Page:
A Whole New Ballgame
In Major League Baseball’s postseason, the rules and guidelines that teams generally abide by regarding pitchers’ availability are tossed right out the window. Instead of every fifth day, elite starters often take the ball with only three days rest, sometimes two. Occasionally, they are called upon to make appearances out of the bullpen as well. Relievers are commonly asked to pitch longer and more frequently than they are accustomed to during the regular season. When a championship is on the line, managers naturally do whatever it takes to win by leaning on their best arms as much as possible.
It’s a whole new ballgame.
The Chicago Cubs qualified for their first World Series in 71 years without changing their normal pitching patterns–a benefit of having the best record in baseball and a staff made up of several top-tier starters. However, Chicago’s opponent in the National League Championship Series, the Los Angeles Dodgers, relied heavily on their ace, Clayton Kershaw.
In the divisional round, Kershaw won Game 1 against the Washington Nationals, then came back on short rest for Game 4. While his team got a victory that evening, Kershaw allowed 5 runs in just 6.2 innings. Dodgers manager Dave Roberts then elected to deploy Kershaw out of the bullpen with only one day off as L.A. clinched the series in Game 5.
Kershaw was spectacular in Game 2 of the NLDS just three nights later, hurling seven shutout innings in the Dodgers’ 1-0 win. But in Game 6, he gave up four earned runs in five innings, and his club was eliminated with a 5-0 defeat. Although Kershaw went five days between starts before his final outing, it’s quite possible his irregular schedule and excessive use throughout the playoffs took its toll.
The Cleveland Indians, on the other hand, arrived at the Fall Classic on the back of reliever Andrew Miller, who was named American League Championship Series MVP following multiple outstanding performances vs. the Toronto Blue Jays. In particular, Miller pitched on consecutive days in the first two games of the series, locking down 2-0 and 2-1 victories. Miller threw 1.2 innings in Game 1 and another two innings in Game 2, striking out 10 of the 12 batters he faced during his longest back-to-back appearances of the season.
In Game 1 of the World Series, Miller preserved Cleveland’s 6-0 triumph by throwing 46 pitches over two scoreless innings, his highest pitch count of the year. Miller has yet to surrender a run during the postseason, but eventually the extra workload may catch up to him. How far can Indians skipper Terry Francona push his hard-throwing lefty?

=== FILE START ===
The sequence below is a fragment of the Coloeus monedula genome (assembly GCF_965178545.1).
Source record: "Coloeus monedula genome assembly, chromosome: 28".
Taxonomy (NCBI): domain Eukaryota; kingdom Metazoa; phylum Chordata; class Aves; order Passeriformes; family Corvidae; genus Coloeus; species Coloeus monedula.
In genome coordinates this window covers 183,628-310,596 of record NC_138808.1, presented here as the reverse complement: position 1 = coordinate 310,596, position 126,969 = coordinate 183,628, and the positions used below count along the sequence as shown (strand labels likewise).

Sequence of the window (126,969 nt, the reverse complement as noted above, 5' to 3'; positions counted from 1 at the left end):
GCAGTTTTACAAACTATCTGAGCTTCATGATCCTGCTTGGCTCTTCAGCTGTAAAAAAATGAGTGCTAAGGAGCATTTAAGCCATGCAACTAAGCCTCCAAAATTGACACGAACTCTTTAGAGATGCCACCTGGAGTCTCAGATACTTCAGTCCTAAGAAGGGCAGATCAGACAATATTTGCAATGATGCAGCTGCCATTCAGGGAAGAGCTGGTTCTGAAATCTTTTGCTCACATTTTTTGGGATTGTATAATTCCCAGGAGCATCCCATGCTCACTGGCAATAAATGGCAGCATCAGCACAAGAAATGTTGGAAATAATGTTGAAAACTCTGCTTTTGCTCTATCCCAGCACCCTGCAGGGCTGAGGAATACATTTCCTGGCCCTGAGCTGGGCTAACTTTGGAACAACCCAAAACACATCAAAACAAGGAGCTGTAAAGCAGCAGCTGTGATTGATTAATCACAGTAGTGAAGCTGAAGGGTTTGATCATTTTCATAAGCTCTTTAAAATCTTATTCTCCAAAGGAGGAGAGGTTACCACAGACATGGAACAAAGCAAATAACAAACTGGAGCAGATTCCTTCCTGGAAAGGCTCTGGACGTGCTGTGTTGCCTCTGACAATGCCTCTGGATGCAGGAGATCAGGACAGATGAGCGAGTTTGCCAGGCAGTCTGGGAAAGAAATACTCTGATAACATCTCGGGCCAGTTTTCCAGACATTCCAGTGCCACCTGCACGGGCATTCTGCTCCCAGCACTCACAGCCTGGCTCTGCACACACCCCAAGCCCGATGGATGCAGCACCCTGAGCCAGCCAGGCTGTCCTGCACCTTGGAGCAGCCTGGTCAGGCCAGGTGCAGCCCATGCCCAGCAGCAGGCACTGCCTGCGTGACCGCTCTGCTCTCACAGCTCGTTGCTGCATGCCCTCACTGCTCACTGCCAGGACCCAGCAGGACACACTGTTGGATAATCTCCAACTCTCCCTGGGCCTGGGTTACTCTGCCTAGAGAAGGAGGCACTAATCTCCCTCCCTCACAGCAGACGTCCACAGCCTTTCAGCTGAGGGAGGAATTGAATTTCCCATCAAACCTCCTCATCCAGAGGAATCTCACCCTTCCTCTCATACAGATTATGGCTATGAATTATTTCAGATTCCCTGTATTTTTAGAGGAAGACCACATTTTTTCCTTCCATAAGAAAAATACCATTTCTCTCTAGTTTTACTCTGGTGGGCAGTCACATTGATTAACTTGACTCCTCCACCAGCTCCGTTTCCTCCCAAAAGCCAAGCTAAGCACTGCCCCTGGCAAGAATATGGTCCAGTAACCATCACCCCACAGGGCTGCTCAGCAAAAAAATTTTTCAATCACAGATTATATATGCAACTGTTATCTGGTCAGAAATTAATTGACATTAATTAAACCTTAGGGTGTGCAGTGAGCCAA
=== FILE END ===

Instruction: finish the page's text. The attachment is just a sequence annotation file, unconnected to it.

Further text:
Questions regarding a pitcher’s ability to compete at an optimal level on short rest usually revolve around whether or not his arm will be at full strength. More often than not, this comes down to if he says he’s “good to go,” and what the manager feels in his gut.
Maybe the star hurler’s arm really is in decent shape after less than a usual amount of time off. Maybe it’s still sore, but he’s confident he can push through the pain. Or, maybe he’s fully aware that he’s far less than 100 percent, but there’s also no way he’ll let this chance to compete in the playoffs pass him by. Regardless, it’s a gamble, and it’s impossible for the manager to know the whole truth about the condition of his player.
What if arm strength isn’t the only thing that needs to be restored? Pitching in a major league game requires extraordinary physical and mental effort. Achieving a sufficient level of Recovery between appearances goes well beyond simply being capable of throwing the baseball.
Given the opportunity, wouldn’t a manager prefer to rely on some sort of empirical evidence, as opposed to just his instincts and what his player says?
WHOOP puts that option on the table.
There are physiological signs, “secrets your body is trying to tell you,” in the words of WHOOP founder Will Ahmed, that can be measured and used to indicate if an athlete is properly prepared to handle the demands of competition. Considering that individual players will respond differently to their workloads, there’s a need to be able to accurately quantify how each athlete is adapting to stress. But if every pitcher operates on the same schedule and routine throughout the year, how can the manager know who’s most likely to succeed on a more aggressive timetable in the playoffs?
WHOOP aims to mitigate the uncertainty associated with these critical decisions. Our 24/7 analysis provides an enormous amount of insight into what is “normal” for each athlete in terms of Recovery. Over time, the manager may learn that his No. 1 guy returns to baseline after just two or three days off, while another pitcher might take longer.
A season’s worth of WHOOP data could be an extraordinarily useful tool for Francona as he tries to determine just how much he can get out of Miller in the World Series.